The Chaikin Volatility Volatility Indicator (CHV) takes into account changes in the spread between the maximum and minimum prices. It determines the amount of volatility based on the width of the range between the high and low. In this case, unlike the Average True Range, the Chaikin indicator does not take into account gaps.
According to Chaikin’s interpretation, the growth of the volatility indicator in a relatively short time indicates the approach of prices to the base (for example, with panic dumping of paper), and the fall in volatility over a longer period means the proximity of the top (eg, in a mature bull market).
It is recommended to use indicators Moving Averages and Envelopes as confirmation of Chaikin Indicator signals.
The peak of the indicator occurs when market prices are receding from a new peak and the market is moving to flat.
The market in flat corresponds to low volatility. The exit from the lateral movement (flat) is not accompanied by a significant increase in volatility.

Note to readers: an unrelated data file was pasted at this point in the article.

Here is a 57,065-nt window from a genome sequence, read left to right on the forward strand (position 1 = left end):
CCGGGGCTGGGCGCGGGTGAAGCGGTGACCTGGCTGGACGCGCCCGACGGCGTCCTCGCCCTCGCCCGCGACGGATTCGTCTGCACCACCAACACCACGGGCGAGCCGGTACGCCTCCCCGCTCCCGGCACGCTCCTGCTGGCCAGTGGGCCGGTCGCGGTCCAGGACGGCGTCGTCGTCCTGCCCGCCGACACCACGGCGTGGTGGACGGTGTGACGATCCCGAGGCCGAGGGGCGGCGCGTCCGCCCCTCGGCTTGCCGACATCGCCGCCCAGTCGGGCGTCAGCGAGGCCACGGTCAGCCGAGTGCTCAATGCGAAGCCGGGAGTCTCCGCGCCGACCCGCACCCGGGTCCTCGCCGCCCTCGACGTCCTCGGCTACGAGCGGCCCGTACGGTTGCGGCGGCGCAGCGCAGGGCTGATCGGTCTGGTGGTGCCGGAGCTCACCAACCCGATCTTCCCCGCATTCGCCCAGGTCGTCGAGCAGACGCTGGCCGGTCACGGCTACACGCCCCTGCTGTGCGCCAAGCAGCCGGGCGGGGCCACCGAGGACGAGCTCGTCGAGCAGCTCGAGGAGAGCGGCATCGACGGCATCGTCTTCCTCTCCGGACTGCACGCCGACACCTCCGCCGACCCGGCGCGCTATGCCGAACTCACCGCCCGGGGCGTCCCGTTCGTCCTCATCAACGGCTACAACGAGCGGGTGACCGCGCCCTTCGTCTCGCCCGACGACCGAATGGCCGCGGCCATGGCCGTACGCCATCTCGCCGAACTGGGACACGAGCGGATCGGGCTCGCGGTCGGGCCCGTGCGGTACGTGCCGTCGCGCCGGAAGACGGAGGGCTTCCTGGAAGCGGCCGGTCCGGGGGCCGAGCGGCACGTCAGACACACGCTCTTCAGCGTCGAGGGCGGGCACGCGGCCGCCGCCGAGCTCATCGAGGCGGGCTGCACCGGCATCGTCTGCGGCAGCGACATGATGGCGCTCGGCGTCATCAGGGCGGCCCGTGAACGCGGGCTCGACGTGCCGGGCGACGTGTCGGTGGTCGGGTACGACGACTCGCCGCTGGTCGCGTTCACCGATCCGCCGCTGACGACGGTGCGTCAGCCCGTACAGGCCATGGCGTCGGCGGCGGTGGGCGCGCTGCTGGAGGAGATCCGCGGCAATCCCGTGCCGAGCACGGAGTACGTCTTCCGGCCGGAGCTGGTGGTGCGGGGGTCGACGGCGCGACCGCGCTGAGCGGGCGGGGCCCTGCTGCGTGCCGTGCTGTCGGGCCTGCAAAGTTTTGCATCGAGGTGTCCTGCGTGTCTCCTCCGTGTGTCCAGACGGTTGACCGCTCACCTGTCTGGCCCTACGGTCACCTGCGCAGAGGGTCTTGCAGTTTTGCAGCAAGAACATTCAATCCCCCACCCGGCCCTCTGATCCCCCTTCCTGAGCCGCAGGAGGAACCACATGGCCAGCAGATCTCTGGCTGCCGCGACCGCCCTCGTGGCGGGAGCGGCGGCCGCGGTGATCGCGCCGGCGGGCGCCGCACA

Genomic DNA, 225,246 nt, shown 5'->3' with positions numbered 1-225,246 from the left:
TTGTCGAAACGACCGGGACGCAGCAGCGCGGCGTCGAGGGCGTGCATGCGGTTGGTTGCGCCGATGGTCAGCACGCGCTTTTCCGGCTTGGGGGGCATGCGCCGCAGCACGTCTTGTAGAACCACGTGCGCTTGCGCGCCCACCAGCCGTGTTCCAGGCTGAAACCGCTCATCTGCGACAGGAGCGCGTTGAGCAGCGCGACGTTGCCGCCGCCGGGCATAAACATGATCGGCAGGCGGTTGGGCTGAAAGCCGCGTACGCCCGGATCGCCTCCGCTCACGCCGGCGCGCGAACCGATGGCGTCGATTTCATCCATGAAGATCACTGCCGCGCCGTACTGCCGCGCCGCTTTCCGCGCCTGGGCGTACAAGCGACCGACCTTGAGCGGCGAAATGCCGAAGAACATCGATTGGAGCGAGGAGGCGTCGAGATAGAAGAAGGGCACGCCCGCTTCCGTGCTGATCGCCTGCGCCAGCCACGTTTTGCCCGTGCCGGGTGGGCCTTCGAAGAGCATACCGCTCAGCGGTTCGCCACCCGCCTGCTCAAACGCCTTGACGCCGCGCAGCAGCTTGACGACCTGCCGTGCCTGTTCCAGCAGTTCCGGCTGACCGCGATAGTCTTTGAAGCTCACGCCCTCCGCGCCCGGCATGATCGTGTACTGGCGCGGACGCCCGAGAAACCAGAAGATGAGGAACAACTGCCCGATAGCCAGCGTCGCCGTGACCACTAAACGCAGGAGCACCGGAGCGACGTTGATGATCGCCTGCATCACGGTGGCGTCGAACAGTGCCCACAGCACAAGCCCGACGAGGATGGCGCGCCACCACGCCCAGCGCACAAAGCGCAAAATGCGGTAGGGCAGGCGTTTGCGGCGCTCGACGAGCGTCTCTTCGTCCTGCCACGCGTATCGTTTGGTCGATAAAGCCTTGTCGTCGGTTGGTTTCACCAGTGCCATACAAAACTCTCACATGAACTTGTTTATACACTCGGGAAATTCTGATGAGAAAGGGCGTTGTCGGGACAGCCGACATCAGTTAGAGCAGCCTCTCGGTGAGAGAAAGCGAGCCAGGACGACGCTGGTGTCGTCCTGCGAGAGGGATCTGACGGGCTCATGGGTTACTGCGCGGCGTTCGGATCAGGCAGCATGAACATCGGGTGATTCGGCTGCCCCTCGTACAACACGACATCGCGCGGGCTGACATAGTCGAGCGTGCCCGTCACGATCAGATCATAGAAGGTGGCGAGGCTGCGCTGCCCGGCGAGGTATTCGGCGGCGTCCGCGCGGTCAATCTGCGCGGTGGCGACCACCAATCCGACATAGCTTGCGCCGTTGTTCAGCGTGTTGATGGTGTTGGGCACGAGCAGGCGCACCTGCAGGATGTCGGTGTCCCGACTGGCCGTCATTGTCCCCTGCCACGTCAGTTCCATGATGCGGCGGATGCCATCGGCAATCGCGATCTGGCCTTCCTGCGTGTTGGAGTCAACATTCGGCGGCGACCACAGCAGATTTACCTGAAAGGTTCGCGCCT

Volatility increases as the price level rises above the previous high.
The increase in the level of the Chaikin indicator continues the advance to a new peak in prices.
A sharp decline in volatility indicates a slowdown and a possible pullback.
Calculation of Chaikin Volatility
HL (i) = HIGH (i) – LOW (i)
HL (i-10) = HIGH (i-10) – LOW (i-10)
CHV = (EMA (HL (i), 10) -EMA (HL (i-10), 10)) / EMA (HL (i-10), 10) * 100
HIGH (i) – the maximum price of the current bar;
LOW (i) – the minimum price of the current bar;
HIGH (i – 10) – the maximum price of the bar, which is ten positions from the current one;
LOW (i – 10) – the minimum price of the bar, which is ten positions from the current one;
HL (i) – the difference between the maximum and the minimum price at the current bar;
HL (i – 10) – the difference between the maximum and minimum price by ten bars before;
EMA is the exponential moving average.